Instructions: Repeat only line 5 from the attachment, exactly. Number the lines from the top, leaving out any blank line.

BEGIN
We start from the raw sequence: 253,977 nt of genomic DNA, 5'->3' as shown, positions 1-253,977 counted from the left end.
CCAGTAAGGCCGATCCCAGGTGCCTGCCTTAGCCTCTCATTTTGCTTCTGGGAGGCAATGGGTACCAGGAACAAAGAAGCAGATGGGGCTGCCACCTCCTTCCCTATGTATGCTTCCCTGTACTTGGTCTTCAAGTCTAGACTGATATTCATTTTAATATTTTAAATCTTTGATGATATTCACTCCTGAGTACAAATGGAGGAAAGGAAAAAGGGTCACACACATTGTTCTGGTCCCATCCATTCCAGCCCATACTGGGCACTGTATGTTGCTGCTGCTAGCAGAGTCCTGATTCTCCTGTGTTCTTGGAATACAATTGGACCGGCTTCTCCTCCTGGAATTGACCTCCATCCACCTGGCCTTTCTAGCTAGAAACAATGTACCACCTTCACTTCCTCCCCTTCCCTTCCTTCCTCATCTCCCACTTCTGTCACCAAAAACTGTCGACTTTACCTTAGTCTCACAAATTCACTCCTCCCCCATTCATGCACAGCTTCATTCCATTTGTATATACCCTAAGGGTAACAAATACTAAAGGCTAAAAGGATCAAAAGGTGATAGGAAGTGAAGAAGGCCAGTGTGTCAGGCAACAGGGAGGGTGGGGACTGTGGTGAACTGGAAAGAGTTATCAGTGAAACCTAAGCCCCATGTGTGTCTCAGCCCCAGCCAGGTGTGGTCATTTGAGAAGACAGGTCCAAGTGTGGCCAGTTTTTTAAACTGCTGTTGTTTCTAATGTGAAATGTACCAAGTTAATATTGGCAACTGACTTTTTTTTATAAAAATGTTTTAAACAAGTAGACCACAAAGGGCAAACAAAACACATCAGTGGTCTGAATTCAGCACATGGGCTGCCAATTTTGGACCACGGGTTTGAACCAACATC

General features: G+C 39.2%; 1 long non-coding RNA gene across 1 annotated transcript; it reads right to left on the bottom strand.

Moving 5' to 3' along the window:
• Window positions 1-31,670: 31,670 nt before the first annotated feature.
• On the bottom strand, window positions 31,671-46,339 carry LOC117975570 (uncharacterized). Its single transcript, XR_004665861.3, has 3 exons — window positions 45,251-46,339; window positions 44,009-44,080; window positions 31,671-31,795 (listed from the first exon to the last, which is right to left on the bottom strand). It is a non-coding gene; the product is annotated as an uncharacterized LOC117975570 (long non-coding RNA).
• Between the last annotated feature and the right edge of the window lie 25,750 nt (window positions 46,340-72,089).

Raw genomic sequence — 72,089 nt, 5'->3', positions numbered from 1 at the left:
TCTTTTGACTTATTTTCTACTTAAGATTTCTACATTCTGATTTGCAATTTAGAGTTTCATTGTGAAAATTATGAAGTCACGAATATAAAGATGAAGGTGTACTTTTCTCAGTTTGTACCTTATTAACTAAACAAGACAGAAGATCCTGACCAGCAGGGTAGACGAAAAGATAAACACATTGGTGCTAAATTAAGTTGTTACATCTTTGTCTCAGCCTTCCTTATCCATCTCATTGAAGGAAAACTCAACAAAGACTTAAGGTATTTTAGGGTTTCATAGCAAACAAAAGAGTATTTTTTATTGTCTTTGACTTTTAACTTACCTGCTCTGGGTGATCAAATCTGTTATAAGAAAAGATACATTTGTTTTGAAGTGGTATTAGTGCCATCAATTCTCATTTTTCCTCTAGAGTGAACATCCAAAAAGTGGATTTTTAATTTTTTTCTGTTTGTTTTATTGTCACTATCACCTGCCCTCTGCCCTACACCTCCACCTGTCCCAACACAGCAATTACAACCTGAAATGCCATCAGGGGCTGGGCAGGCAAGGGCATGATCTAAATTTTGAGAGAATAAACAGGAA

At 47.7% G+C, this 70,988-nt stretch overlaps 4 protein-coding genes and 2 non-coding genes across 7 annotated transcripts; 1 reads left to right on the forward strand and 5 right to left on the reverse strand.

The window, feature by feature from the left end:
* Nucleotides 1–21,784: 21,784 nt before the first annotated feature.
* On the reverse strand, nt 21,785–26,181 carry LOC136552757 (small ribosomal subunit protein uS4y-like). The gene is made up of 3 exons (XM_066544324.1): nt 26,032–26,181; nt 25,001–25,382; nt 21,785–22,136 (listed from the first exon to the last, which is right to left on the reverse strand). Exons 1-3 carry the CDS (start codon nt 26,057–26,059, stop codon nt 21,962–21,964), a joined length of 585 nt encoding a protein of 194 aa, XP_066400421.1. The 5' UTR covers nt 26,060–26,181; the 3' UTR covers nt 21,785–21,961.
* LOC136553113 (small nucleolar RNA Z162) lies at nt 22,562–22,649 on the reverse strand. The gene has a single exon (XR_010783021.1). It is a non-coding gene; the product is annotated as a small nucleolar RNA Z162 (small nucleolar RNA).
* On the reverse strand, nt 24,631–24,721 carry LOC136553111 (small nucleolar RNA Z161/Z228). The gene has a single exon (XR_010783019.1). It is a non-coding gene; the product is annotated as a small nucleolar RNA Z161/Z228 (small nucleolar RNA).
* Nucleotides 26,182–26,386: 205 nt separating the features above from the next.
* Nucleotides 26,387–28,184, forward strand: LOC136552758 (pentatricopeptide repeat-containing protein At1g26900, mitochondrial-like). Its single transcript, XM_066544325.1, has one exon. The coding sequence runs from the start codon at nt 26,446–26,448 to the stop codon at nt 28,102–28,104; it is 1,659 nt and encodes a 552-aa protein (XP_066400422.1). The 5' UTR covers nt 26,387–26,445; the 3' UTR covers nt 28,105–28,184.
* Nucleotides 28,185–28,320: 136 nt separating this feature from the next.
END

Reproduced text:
• Window positions 1-31,670: 31,670 nt before the first annotated feature.